“There are no dangerous thoughts; thinking itself is dangerous.”
In 1961, philosopher Hannah Arendt delivered one of the most controversial statements in contemporary history, upon expressing her belief that Nazi mastermind Adolf Eichmann wasn’t driven by anti-Semitism or insanity to commit the unspeakable crimes he committed. Instead, she proposed, he was proof of the banality of evil, which meant that he might not have been innocent, but he wasn’t precisely guilty, either. Eichmann, she suggested, had just been following orders and adhering to the law under the Nazi regime.
Her report from the Eichmann trial, which first appeared in The New Yorker and later took book form, led her to become one of the most loathed modern thinkers, with some accusing her of being a self-hating Jew. However, at the center of her fascinating theories lies something that goes beyond her views on this particular issue. Arendt saw the world in a way no one else did, or perhaps in a way no one else dared to speak about.
In Unlearning with Hannah Arendt, author Marie Luise Knott proposes that Arendt quite simply learned how to “unlearn” things in order to see them from a completely fresh perspective, and more than that, she dissects this process in order to help us better understand Arendt’s work. “This book is about breaking loose from such bias and the territory of freedom gained thereby,” she establishes. “The pathway of thought we will sketch have need of poetry, which in its nakedness and directness invades analytic language and allows it to open up; Arendt rejects instruments of comprehension that have proved dull or irrelevant. She allows them to go missing, she unlearns them”, she continues. Knott believes that Arendt’s work will become richer the more distance we have from the historical context in which she created it, its many layers only allowing future generations to indulge in her critical thinking.
With this in mind, Knott analyzes four specific fields unlearned by Arendt, which also serve as chapters to divide the book: Laughter, Translation, Forgiveness and Dramatization. The first chapter welcomes us with an unwelcoming gesture as it reminds us that Arendt found Eichmann’s transcripts to be “laughable”. The philosopher explained how funny she thought he was, because his entire life was a cliché. Eichmann, she learned, had always been a follower, someone unable to create his own particular thoughts.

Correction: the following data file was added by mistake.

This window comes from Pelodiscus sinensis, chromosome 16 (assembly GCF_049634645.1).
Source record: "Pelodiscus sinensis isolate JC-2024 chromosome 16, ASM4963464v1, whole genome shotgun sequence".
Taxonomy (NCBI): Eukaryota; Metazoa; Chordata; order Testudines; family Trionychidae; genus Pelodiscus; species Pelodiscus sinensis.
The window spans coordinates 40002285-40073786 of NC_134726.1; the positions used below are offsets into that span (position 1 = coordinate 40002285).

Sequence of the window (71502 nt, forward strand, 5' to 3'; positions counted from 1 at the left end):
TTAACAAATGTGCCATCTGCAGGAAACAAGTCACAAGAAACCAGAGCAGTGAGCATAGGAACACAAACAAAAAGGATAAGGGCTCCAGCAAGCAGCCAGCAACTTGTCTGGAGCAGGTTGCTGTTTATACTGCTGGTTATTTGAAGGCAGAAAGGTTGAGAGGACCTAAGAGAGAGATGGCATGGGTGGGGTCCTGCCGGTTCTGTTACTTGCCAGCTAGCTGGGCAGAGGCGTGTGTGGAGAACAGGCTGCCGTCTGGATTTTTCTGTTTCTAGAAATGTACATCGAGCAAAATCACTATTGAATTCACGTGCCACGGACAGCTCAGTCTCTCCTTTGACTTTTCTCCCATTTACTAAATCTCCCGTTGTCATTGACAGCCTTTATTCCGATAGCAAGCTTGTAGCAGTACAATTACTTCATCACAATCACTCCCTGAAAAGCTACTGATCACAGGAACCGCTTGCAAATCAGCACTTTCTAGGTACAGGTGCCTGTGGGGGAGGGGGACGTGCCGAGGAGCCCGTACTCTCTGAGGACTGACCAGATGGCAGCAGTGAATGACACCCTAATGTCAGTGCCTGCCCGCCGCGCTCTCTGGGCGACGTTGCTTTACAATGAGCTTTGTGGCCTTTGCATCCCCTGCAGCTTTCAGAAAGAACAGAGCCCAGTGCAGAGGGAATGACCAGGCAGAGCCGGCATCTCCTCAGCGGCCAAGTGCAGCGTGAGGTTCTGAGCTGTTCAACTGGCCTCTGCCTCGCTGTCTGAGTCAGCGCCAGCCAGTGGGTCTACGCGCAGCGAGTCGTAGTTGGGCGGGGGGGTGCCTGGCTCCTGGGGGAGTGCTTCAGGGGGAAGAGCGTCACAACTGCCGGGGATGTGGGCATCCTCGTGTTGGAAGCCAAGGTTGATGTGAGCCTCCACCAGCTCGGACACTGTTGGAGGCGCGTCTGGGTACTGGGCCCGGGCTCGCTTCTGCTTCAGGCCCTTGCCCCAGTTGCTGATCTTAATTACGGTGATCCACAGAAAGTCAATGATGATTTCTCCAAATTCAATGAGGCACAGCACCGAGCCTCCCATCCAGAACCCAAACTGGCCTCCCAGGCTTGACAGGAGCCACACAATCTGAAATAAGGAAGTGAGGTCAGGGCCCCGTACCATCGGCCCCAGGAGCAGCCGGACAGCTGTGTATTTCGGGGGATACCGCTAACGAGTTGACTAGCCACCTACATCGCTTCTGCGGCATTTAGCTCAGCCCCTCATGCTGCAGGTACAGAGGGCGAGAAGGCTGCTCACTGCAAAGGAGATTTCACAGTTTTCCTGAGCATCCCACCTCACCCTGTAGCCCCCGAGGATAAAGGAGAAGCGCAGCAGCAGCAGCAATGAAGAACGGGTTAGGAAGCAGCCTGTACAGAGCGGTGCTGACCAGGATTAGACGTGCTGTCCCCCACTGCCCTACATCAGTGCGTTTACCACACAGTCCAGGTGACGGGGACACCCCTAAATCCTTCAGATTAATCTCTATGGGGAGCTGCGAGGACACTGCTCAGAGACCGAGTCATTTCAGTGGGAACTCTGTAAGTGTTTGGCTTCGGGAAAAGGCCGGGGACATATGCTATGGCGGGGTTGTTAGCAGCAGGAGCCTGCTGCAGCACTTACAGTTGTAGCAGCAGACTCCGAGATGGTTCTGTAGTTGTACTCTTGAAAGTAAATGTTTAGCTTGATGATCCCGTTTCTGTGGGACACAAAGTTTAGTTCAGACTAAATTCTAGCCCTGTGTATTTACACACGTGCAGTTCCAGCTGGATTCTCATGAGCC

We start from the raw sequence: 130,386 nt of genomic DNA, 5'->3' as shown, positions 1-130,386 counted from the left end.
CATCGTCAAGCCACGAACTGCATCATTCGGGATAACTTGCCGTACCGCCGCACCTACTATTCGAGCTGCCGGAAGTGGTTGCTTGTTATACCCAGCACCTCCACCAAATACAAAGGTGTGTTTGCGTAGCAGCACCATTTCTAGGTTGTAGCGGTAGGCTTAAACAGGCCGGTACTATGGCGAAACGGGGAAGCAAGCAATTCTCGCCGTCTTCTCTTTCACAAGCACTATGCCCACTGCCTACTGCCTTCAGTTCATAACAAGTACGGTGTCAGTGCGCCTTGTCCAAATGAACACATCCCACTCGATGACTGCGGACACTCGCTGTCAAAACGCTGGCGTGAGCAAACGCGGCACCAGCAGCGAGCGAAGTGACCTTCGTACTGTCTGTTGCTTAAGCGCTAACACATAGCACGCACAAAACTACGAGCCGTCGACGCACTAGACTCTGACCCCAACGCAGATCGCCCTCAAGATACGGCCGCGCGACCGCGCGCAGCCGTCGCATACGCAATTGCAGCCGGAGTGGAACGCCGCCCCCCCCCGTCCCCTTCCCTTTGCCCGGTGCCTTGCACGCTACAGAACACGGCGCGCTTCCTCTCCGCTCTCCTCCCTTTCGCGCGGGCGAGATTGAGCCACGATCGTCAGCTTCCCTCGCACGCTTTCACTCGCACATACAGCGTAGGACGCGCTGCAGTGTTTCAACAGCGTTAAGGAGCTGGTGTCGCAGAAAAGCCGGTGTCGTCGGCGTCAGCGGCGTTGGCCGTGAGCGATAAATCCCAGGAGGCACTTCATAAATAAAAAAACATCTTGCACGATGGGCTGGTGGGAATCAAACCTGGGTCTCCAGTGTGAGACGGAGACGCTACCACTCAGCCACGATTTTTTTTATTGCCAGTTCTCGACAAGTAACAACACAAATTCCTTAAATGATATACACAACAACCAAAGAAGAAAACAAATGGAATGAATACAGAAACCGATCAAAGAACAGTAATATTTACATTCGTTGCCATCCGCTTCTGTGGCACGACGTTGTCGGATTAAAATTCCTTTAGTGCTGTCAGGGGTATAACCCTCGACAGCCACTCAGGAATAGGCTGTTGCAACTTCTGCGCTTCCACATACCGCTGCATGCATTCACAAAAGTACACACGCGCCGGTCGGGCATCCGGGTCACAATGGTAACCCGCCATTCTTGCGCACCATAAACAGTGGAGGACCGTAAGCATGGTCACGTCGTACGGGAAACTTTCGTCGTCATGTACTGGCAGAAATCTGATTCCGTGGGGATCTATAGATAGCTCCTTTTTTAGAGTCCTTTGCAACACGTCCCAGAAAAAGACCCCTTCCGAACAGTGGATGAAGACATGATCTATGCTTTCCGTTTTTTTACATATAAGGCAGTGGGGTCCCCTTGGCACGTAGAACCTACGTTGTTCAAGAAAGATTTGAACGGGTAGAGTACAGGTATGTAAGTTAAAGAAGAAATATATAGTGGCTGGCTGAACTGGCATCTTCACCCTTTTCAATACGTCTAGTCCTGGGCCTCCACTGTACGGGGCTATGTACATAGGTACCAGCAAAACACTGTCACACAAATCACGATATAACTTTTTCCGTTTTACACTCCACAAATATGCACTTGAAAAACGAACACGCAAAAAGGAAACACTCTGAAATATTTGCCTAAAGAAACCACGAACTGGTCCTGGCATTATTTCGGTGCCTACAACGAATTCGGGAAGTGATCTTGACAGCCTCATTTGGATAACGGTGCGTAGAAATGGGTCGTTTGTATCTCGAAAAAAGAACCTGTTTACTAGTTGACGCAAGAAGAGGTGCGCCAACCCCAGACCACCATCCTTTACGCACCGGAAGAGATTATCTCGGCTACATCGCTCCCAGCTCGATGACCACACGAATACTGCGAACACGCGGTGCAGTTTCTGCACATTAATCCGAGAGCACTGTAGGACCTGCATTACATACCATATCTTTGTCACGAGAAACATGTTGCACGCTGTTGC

Knott reminds us that Arendt was attacked because of her ironic tone, “where the horror was blackest and the confusion deeper she resorted to burschikose ironie, which she described as ‘my most precious inheritance from Germany.’” Arendt’s perception of thoughtlessness as the ultimate joke clearly offended those who saw nothing worth chuckling about when it came to the thousands of Jews (and others) Eichmann had helped murder. Her work was classified as arrogant and alienating, but Knott explains that Arendt’s humor might have come not from a place of inhumanity but “the special happiness we feel when we have finally found the right metaphor for something that has been nagging us for a long time.”
As she goes into Arendt’s take on Translation, underlined in the book as “the oddly circuitous path”, Knott elaborates on Arendt’s perceptions as an emigré, “among the challenges émigrés face is the step-by-step entry into the language, culture and politics of their new country,” she explains, something which has nothing to do with assimilation. Arendt spent her entire life worried about what she called “the language problem”, leading her to confess that even though she wrote in English in latter years, she never stopped feeling distant from it. “She discovered that it was incomparably easier to make a philosophical statement in German than in English” explains Knott, before continuing on to how the philosopher eventually realized that she was able to channel different aspects of herself in each of the languages she was writing about.
As Knott goes further into dissecting Arendt’s unlearning processes, the book turns from a scholarly collection of essays into a strangely enjoyable trip into someone’s psyche. Knott almost allows herself to channel Arendt and the book acquires a rich, inviting tone that makes it impossible not to keep on turning page after page. The chapter on forgiveness especially, seems to have been written to have one return to it time after time, “remorse, the wish that something had not happened, is for Arendt an impossibility, for it is precisely our incapacity to undo our actions that, in her eyes, guarantees human existence and reaffirms that we have truly been alive” she adds.
Perhaps Arendt didn’t mean for her work to be analyzed under such scrutiny and/or be dissected in order to become easier to digest, but this is no “Hannah Arendt: For Dummies”. Knott’s clever analysis of Arendt’s work reveals a humanity that’s almost touching. The author isn’t precisely defending Arendt’s alienating viewpoints. Rather, she’s sharing with us the pleasures that can still be found in others’ thoughts—once we set aside our prejudice.
We all know how critical it is to keep independent voices alive and strong on the Internet. Please consider a donation to support our work as independent cultural critics and historians. Your donation will help PopMatters stay viable through these changing and challenging times where costs have risen and advertising has dropped precipitously. We need your help to keep PopMatters strong and growing. Thank you.
"PopMatters (est. 1999) is a respected source for smart long-form reading on a wide range of topics in culture. PopMatters serves as…READ the article